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fiigii Dec 3, 2017

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I believe that the current design (encodes rounding mode into intrinsic names) has better static semantics.
For example, RoundingMode immediate parameter requires 1) const parameter from language feature support to avoid non-literal values, 2) compile error reporting and runtime exception for invalid values from Roslyn/CoreCLR dotnet/corefx#22940 (comment).
Each round just has a few pre-defined modes, so I thought this is a good opportunity to provide intrinsic with more stable runtime behaviors and friendly development experience. Meanwhile, it does not lose any flexibility.

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We could still implement rounding functions with an immediate parameter as private intrinsics and expose them through wrapper functions that just forward to the actual intrinsic if this simplifies the implementation.

// __m128 _mm_round_ss (__m128 a, int rounding)
private static Vector128<float> RoundScalar(Vector128<float> value, byte rounding) => RoundScalar(value, rounding);

// _MM_FROUND_TO_NEAREST_INT |_MM_FROUND_NO_EXC
public static Vector128<float> RoundToNearestIntegerScalar(Vector128<float> value) => RoundScalar(value, _MM_FROUND_TO_NEAREST_INT | _MM_FROUND_NO_EXC);

// _MM_FROUND_TO_NEG_INF |_MM_FROUND_NO_EXC
public static Vector128<float> RoundToNegativeInfinityScalar(Vector128<float> value) => RoundScalar(value, _MM_FROUND_TO_NEG_INF | _MM_FROUND_NO_EXC);

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if this simplifies the implementation.

No, the current runtime always expands all the APIs as intrinsics.

/// <summary>
/// __m128d _mm_cvtss_sd (__m128d a, __m128 b)
/// </summary>
public static Vector128<double> ConvertToDoubleScalar(Vector128<double> a, Vector128<float> b) => ConvertToDoubleScalar(a, b);

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MOVD/MOVQ instructions are missing from here (and AVX/AVX2). I propose something like this:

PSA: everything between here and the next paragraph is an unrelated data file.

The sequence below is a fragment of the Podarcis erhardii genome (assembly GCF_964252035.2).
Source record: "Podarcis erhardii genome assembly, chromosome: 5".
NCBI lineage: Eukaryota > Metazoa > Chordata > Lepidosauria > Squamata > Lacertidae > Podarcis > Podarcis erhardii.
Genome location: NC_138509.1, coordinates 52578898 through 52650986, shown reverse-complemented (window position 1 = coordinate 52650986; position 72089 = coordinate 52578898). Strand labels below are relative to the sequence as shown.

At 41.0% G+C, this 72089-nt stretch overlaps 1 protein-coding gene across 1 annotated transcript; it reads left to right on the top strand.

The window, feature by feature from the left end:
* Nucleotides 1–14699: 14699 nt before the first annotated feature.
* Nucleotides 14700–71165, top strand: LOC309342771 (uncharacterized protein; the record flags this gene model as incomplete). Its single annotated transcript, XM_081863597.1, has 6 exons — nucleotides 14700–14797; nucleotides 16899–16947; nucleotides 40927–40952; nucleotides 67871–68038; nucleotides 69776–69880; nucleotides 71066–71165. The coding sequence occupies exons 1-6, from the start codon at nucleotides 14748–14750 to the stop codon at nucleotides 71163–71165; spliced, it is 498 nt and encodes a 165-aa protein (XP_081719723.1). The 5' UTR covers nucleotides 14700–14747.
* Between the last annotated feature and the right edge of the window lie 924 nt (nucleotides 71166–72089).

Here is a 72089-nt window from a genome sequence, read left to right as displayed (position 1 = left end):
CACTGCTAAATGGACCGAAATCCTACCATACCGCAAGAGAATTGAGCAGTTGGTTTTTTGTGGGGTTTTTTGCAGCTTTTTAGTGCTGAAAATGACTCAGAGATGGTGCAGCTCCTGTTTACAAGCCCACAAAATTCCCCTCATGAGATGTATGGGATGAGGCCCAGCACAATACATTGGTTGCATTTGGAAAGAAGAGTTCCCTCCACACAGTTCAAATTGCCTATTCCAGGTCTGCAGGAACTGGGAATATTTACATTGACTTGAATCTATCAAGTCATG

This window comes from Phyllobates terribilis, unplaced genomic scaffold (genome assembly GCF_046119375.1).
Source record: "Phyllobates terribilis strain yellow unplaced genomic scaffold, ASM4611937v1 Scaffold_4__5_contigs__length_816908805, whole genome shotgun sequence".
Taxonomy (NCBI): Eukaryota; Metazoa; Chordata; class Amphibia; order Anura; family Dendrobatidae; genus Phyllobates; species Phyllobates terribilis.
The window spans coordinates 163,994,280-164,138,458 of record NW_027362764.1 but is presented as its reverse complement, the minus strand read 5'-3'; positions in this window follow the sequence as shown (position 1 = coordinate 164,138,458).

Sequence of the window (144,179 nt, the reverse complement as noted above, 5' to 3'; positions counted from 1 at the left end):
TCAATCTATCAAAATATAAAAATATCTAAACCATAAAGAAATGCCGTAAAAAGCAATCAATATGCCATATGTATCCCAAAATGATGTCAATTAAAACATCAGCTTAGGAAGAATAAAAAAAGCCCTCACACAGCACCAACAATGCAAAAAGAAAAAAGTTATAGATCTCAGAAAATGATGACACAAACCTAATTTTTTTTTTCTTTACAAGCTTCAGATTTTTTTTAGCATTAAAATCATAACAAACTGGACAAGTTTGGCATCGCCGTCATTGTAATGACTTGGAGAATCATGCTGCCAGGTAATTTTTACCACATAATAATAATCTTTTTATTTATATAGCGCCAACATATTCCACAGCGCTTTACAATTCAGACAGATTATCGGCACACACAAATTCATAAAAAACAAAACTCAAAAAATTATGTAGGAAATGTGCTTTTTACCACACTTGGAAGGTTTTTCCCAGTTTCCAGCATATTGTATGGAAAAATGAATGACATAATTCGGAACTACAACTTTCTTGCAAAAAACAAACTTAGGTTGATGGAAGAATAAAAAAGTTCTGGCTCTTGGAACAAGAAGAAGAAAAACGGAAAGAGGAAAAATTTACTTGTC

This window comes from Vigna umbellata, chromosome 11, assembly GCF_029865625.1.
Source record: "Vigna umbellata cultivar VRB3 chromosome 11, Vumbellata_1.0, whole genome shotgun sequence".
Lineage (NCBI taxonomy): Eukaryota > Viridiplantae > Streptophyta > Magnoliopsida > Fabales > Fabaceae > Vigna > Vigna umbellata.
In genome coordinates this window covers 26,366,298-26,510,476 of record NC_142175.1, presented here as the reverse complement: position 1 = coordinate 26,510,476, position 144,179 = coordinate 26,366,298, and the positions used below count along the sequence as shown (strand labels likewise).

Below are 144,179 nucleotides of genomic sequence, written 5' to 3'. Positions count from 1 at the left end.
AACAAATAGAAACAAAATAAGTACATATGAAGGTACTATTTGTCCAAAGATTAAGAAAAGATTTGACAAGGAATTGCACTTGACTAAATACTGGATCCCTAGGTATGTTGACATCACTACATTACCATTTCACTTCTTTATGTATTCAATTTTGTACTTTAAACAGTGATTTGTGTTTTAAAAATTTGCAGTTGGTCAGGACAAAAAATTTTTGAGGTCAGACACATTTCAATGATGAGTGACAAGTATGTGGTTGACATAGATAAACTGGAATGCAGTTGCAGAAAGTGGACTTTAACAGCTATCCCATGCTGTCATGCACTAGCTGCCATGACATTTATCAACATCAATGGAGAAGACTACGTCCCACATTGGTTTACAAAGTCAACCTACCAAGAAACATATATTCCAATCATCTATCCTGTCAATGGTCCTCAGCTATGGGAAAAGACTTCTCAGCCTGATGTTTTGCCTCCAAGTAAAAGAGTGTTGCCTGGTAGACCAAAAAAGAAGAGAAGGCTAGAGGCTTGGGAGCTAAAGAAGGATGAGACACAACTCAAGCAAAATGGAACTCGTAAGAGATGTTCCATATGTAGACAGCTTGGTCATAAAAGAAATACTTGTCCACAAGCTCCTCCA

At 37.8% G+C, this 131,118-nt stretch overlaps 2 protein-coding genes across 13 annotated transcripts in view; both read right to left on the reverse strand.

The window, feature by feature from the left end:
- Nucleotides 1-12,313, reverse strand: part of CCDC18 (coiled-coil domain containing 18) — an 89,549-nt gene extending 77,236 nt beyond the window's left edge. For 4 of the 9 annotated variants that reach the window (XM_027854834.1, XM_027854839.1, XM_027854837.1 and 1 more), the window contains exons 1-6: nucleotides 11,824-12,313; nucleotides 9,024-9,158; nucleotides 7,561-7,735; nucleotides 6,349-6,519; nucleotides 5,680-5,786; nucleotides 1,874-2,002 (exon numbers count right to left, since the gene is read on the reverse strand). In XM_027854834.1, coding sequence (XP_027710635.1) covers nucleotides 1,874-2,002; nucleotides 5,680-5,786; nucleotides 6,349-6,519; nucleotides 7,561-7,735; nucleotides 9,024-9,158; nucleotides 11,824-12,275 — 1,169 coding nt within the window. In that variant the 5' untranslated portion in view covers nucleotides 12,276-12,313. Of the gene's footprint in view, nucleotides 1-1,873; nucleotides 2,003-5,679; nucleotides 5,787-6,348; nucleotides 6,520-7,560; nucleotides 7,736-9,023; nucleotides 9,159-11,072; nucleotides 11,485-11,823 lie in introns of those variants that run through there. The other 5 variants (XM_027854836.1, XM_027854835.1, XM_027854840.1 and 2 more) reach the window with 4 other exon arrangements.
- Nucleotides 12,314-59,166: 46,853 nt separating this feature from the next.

// __m128i _mm_cvtsi32_si128 (int a)
public static Vector128<int> CopyInt32(int value);
// int _mm_cvtsi128_si32 ( __m128i a)
public static int CopyInt32(Vector128<int> value);
// __m128i _mm_cvtsi64_si128(__int64)
public static Vector128<long> CopyInt64(long value);
// __int64 _mm_cvtsi128_si64(__m128i)
public static long CopyInt64(Vector128<long> value);

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tannergooding Dec 9, 2017

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Fixed. Went with the existing ConvertTo naming convention

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commented Dec 2, 2017

I have not seen any conversion intrinsics which would allow converting from and to Half. Fact that we do not have Half support in CLR should not stop us form having intrinsics which would act just as an interface between CLR and other runtimes which support Half sized floating types. Additionally, despite it is not directly related to this PR, it could be very helpful to have support for 8bit floating/binary sized numbers as well.

Related issues:

dotnet/corefx#17267

#11948

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commented Dec 2, 2017

@4creators, I believe the FP16C instructions haven't gone for design review yet.

The initial set that has gone for review covers both packed and scalar (as of this PR) instructions for SSE, SSE2, SSE3, SSSE3, SSE4.1, SSE4.2, AVX, AVX2, FMA, AES, BMI1, BMI2, LZCNT, PCLMULQDQ, and POPCNT.